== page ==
Archerfish | Toxotes jaculatrix
Others / Toxotidae / Archerfish
Toxotes jaculatrix Archerfish 
Synonyms: Labrus jaculatrix, Sciaena jaculatrix, Toxotes jaculator
Physical description: The Archerfish is moderately elongated and laterally compressed with a pointed head. The eyes are large and set fairly far forward. The large, deeply cleft mouth points upward toward the surface. The dorsal and anal fins are situated far back on the body. The body is silver to white and marked with 4-6 black bands that run vertically from the top of the back to the middle of body. The first runs through the eye while the last runs across the caudal peduncle. Some fish may be marked with irregular yellow markings. The caudal fin is silver to yellow in color, while the anal fin is black.
Size/Length: To 10" (25 cm)
Similar species: Other Toxotes species.
Habitat: Found in brackish water (occasionally fresh) estuaries and mangrove swamps. Southeast Asia and Australia; India, Burma (Myanmar), Thailand, Malaysia, Philippines, Indonesia, to the Soloman Islands.
Aquarium: A tank measuring 40" (101 cm) with a capacity from 45-55 gallons (170-209 L) is minimal, with larger tanks being preferred. Archerfish prefer tanks at one-half to three-fourths full. Use plants that grow above the water surface that can tolerate brackish water. Provide hiding places with heavily planted areas, rocks, roots, and wood. Leave some open swimming areas.
Water chemistry: pH 7-8 (7.5), 10-18 dH (12), 77-88°F (25-31°C). A 1-2% addition of salt is required. Add 7.5-15 tsp. of salt to every 10 gallons (10-20 g/10 L).
Social behavior: The Archerfish may be skittish when kept with larger fish. Archerfish form schools and should be kept in groups. Avoid combining Archerfish of different sizes as they may lack cohesion, with larger fish harassing smaller ones. A peaceful, calm fish recommended for a brackish water community tank.
Suggested companions: Monos, Scats, Puffers, Arius catfish, Mudskippers
FOOD: Takes food from the surface. Live: Insects; flies, spiders, crickets, mosquitoes, grasshoppers, beetles, cockroaches, meal worms; worms; insect larvae; crustaceans; small surface fish. May occasionally takes flakes and pellets.
Breeding techniques: Breeding has been accomplished accidentally on a few occasions. The pair spawns close to the surface and about 3000 floating eggs are laid. The eggs should be transferred to a rearing tank where they hatch in 12 hours. Feed young small insects and live food that can be taken from water surface.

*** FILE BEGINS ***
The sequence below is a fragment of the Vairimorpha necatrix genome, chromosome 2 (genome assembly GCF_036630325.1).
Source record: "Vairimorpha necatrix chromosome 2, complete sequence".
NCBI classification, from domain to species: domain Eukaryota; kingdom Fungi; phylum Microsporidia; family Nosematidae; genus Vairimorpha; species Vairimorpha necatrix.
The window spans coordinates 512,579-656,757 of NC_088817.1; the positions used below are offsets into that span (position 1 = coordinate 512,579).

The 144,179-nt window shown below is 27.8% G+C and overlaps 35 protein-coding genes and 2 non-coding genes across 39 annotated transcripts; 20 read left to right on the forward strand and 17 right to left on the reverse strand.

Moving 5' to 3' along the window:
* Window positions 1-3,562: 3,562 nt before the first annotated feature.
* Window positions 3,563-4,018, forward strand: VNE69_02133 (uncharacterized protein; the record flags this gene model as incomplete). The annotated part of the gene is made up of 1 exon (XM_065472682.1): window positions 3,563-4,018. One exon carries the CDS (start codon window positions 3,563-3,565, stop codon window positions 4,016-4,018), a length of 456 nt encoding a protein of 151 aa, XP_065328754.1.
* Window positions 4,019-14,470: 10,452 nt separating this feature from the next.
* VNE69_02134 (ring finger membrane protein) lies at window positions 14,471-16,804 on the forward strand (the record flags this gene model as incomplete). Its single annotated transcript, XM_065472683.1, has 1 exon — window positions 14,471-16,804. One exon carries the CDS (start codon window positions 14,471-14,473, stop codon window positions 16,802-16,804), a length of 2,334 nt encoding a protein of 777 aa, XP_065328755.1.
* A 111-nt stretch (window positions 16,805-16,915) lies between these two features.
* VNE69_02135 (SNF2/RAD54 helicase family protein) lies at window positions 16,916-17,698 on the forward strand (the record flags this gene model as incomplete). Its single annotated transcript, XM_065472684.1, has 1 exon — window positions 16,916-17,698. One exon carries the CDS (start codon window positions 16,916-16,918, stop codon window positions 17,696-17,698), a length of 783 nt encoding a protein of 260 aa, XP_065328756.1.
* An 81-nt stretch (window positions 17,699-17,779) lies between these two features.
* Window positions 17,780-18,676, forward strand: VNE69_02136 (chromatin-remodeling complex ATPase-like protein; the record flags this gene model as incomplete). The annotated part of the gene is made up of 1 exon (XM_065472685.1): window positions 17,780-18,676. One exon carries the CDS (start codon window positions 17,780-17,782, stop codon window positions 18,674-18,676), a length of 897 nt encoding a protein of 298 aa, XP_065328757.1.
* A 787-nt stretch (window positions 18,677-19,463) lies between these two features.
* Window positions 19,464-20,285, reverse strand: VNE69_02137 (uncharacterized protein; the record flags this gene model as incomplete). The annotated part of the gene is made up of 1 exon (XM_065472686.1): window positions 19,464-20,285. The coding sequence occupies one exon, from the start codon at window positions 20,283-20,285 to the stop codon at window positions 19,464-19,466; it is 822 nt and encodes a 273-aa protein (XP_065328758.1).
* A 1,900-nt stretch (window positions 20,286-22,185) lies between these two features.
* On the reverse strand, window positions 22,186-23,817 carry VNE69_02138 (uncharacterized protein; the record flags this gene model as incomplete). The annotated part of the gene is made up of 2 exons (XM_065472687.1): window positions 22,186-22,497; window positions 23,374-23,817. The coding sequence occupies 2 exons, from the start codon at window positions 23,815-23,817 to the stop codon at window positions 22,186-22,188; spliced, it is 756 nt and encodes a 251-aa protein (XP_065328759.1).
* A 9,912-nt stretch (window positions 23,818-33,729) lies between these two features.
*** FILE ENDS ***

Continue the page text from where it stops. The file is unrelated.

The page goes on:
Breeding potential: 10. Breeding has only been accomplished on a few occasions and details are little.
Remarks: Archerfish have the ability to shoot stream of water from their mouth to knock insects and small animals from plants above the water. They have excellent eye sight and spend the daytime hours patrolling just below the water surface for prey. When an insect is spotted, the fish takes aim, with the tip of its snout just above the water surface, and shoots. The stream of water usually will find its target, knocking the insect into the water. The Archerfish has incredible accuracy-over 99% of shots of adult fish hit their targets. The way the Archerfish is able to shoot down its prey is actually fairly simple. The tongue and the roof of the mouth form a tube that measures about 1/16" in width. When the mouth is filled with water, the sudden closure of the gills forces water through the tube and out of the mouth. The fish can control the duration and the range-up to 5 feet (1.5 m)-of the water stream. Young individuals learn how to shoot when about 1" (2.5 cm) long, but lack the characteristic accuracy of adult fish. Accuracy and range increases with size and age.
Difficulty of care: 6. The Archerfish is a robust, interesting brackish water species that requires a diet of live foods.